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I wanted to share some great videos explaining the benefits of contemplative education and the research being conducted around the world supported by the 1440 Foundation.
Some great press on why contemplative education should be a priority!
Robert Piper writes on this topic at Huffington Post [Link]
Imagine munching on oatmeal and scones, sitting on pillows, walking barefoot down quiet stony halls, and doing sun salutations with Buddhist monks, scientists, and other academics, all working towards integrating eastern and western philosophy in a way that may better our relationship with ourselves and with the world. More than a usual conference, more than any old mindfulness retreat, the Mind and Life’s Summer Research Institute melds the two, becoming an incubator for future investigations in contemplative science. Share your research questions, and anyone around you is excited to engage you in a critical discussion that may inspire new paradigms. The MLSRI is truly a beautiful, dynamic force for working towards an end to human suffering.
This year’s MLSRI, themed “The Situated and Embodied Mind”, was an enmeshing of scientific and spiritual inquiry aimed at uprooting the western dualist mind-body split and bringing the body back into the inner experience of the self. Major focus was placed on the body’s role in contemplative practices and scientific investigations of these practices.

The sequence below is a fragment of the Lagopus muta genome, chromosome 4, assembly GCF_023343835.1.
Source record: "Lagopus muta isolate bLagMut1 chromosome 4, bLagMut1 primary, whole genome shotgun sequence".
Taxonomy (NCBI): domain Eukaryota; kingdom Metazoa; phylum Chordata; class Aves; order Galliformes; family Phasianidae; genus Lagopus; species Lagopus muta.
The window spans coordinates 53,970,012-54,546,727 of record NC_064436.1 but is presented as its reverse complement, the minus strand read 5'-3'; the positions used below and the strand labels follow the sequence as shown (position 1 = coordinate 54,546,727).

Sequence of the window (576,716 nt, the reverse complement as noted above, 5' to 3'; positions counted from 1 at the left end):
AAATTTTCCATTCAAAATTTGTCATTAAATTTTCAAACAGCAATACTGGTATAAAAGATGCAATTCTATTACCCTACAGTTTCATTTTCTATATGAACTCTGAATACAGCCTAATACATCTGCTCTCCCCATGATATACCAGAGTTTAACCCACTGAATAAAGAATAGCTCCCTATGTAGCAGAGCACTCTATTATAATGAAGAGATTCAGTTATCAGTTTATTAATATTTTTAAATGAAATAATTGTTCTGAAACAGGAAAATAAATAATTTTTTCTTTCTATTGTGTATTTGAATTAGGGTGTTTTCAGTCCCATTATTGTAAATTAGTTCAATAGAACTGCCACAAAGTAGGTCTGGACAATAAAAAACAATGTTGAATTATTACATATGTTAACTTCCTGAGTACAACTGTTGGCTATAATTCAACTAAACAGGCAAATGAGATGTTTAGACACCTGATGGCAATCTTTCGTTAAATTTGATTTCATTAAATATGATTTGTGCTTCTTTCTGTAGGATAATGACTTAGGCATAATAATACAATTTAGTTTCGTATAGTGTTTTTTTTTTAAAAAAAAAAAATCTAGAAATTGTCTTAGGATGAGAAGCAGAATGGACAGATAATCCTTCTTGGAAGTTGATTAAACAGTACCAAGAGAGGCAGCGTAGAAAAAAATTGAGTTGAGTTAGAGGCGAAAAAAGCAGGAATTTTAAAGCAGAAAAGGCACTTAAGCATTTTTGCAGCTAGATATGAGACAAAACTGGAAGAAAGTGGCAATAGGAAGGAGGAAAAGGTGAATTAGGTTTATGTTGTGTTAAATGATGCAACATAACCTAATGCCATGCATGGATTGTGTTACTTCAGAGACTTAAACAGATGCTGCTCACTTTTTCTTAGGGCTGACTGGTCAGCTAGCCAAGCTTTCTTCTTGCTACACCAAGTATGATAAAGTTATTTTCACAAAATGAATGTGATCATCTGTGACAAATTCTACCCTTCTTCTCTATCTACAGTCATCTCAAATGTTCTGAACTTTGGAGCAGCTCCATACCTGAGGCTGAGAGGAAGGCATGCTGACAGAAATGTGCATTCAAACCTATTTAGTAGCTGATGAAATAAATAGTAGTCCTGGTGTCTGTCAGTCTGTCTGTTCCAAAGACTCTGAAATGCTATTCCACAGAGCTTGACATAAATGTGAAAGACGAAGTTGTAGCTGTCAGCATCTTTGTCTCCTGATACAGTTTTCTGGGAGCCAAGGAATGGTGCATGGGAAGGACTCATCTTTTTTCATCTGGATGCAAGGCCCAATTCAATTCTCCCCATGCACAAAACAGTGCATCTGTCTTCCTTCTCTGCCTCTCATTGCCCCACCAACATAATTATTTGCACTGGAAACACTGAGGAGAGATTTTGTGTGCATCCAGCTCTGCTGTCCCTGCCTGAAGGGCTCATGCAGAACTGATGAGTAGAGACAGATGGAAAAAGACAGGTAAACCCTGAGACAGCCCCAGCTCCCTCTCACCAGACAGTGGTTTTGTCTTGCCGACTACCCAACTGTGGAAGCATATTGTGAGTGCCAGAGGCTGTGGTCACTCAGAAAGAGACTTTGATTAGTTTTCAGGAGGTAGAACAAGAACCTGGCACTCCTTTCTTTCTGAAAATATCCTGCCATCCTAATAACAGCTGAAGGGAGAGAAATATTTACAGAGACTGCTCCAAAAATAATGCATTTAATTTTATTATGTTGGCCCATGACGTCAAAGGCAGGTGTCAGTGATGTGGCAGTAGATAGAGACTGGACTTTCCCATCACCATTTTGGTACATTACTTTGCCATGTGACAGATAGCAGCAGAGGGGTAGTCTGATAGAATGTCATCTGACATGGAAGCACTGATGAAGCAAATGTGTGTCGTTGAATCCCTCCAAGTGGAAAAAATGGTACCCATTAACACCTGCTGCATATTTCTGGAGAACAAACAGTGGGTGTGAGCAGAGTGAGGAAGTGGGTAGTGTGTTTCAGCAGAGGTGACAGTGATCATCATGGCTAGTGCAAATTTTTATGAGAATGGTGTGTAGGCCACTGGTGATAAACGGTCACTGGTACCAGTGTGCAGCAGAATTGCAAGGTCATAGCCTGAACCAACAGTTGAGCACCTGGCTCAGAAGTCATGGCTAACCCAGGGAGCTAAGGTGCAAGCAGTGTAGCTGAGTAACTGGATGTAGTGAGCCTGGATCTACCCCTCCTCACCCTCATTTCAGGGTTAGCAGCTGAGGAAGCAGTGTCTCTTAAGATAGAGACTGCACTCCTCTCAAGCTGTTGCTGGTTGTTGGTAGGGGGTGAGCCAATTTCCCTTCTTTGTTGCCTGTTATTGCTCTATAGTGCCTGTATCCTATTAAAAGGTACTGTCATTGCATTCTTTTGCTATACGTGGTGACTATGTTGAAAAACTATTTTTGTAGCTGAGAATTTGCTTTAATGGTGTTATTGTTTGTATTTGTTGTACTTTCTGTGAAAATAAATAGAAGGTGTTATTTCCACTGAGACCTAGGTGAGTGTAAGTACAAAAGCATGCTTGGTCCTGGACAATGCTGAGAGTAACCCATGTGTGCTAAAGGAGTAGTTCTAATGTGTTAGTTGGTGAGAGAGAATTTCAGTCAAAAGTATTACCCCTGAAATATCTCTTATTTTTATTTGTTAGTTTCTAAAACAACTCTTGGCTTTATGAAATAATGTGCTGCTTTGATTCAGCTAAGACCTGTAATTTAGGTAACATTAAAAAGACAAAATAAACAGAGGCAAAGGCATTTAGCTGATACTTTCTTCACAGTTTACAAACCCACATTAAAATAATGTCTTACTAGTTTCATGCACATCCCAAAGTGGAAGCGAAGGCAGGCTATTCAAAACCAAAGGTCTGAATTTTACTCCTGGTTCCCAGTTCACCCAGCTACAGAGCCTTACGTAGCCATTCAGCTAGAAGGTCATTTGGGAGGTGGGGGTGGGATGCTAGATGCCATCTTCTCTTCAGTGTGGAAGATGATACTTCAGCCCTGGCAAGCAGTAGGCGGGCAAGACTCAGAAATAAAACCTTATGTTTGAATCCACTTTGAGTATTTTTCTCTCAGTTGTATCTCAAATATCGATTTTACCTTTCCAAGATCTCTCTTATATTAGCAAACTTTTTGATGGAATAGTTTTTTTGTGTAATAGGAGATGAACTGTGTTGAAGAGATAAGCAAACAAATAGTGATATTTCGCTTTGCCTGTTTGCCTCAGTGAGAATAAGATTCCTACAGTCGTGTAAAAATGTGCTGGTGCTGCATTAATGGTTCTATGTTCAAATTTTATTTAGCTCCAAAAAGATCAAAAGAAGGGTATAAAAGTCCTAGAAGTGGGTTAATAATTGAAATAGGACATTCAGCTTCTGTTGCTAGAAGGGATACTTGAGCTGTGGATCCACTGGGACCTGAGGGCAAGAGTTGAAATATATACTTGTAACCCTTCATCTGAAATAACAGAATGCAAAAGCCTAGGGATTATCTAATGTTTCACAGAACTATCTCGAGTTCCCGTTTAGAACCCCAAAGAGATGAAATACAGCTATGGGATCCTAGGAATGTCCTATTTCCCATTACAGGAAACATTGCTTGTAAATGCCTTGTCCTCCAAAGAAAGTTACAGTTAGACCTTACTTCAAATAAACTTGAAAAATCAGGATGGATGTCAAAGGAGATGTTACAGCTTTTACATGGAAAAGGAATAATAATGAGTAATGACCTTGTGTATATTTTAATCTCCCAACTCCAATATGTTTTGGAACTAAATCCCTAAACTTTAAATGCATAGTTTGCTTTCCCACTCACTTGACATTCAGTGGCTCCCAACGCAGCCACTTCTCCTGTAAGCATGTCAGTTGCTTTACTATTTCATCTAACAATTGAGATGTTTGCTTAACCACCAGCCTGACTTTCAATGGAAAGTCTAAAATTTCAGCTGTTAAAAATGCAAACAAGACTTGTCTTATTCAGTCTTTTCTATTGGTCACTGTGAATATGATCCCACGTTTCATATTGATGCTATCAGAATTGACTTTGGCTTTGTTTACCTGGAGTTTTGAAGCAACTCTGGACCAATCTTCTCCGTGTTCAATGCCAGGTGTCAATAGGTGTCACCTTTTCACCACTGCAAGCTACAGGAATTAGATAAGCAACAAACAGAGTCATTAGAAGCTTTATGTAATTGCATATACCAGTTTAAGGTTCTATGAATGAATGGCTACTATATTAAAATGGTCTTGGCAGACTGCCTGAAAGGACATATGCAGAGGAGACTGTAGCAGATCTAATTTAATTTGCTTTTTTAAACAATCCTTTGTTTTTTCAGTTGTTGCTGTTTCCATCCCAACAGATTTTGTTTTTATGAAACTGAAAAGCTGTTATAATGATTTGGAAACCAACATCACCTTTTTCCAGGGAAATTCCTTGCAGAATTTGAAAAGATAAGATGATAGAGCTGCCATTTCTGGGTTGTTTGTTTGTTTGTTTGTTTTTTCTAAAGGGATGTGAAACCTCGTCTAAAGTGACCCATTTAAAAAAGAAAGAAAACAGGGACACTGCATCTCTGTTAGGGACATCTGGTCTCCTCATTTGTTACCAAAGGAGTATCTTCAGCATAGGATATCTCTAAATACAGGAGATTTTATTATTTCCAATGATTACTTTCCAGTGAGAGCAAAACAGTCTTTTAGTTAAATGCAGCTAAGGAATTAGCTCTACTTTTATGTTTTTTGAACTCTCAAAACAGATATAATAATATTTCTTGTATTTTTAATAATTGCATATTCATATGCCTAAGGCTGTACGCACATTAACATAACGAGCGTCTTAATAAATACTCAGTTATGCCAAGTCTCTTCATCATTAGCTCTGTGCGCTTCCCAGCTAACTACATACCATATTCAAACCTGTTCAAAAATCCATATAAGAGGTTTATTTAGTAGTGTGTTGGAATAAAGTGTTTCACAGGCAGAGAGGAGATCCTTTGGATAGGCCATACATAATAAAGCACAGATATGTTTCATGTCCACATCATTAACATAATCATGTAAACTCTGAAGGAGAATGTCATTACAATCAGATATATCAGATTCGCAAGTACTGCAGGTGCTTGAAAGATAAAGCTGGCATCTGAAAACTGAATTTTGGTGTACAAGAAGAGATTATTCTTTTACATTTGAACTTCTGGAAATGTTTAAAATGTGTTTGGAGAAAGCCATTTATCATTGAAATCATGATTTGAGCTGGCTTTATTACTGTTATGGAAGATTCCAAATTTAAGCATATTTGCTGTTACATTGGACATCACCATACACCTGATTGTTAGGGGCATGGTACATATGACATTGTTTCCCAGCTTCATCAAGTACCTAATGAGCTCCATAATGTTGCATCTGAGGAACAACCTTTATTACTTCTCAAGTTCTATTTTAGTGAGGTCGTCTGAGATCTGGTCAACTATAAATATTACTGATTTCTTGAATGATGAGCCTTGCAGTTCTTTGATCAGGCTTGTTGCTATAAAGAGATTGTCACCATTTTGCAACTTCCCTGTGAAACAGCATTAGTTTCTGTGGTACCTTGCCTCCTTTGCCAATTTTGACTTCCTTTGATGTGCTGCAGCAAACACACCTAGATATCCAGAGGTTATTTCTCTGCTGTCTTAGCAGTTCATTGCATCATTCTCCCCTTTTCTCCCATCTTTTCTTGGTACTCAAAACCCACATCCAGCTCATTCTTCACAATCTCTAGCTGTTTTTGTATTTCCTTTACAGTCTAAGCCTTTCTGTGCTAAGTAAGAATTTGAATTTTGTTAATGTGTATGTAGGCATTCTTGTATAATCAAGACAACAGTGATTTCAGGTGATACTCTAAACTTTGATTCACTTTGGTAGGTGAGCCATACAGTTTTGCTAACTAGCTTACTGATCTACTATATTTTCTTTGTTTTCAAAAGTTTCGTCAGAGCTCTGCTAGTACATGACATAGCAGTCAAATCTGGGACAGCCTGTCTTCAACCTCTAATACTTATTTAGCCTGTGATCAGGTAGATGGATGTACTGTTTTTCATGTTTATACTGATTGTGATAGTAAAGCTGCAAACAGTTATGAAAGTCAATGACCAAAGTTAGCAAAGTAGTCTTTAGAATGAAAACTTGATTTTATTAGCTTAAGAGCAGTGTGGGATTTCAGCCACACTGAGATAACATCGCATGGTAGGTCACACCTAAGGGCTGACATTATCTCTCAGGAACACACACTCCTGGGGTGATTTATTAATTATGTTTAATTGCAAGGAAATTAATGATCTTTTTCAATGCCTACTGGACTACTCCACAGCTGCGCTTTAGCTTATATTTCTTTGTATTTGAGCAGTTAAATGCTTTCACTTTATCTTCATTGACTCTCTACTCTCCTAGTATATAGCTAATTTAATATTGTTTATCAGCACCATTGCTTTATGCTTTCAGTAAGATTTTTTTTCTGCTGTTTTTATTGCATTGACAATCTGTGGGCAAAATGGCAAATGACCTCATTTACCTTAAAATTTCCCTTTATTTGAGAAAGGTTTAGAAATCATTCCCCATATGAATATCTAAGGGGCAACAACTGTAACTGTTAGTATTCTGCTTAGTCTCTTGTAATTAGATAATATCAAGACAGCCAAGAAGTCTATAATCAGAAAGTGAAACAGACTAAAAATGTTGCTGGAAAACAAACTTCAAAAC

The week’s lecturers included Evan Thomson, Ph.D., Sarah McClintock, Ph.D., Diego Hangartner, Pharm.D., Bhikkhu Analayo, Ph.D., George Chrousos, M.D., Lawrence Barsalou, Ph.D., Susan Bauer-Wu, Ph.D., FAAN, Linda Craighead. Ph.D., Anne Klein, Ph.D., Rebecca Todd, Ph.D., Richard Davidson, Ph.D., Andrew Dreitcer, Ph.D., Michael Spezio, Ph.D., Sona Dimidjian, Ph.D., and Roshi Joan Halifax, Ph.D.
Celebrating Arthur Zajonc’s first year as MLI president, the 2012 retreat promised a bright future for the institute.
More information about the 2012 MLSRI is available here: http://www.mindandlife.org/research-initiatives/sri/sri12/
Photos (courtesy of Dave): https://plus.google.com/photos/117698297325020650188/albums/5755351551842073889?banner=pwa
When Worlds Collide: The Study of Religion in an Age of Science Buddhism and Science: Tibetan and Zen Buddhist Perspectives (April 2007)
George Dreyfus, Professor of Religion at Williams College and first westerner to be given the title of geshe, and Eshin Nishimura, former president of Hanazono University, Kyoto, Japan, each spoke, with a Q&A moderated by Donald K. Swearer following the two talks. This event was sponsored by Harvard Divinity School (with a special grant from Richard Watson); the Center for the Study of World Religions, Harvard Divinity School; and the Boston Theological Institute. This was the third event in the “When Worlds Collide: The Study of Religion in an Age of Science” lecture series; for more information, visit the series webpage.
Check out the Video of the talks HERE.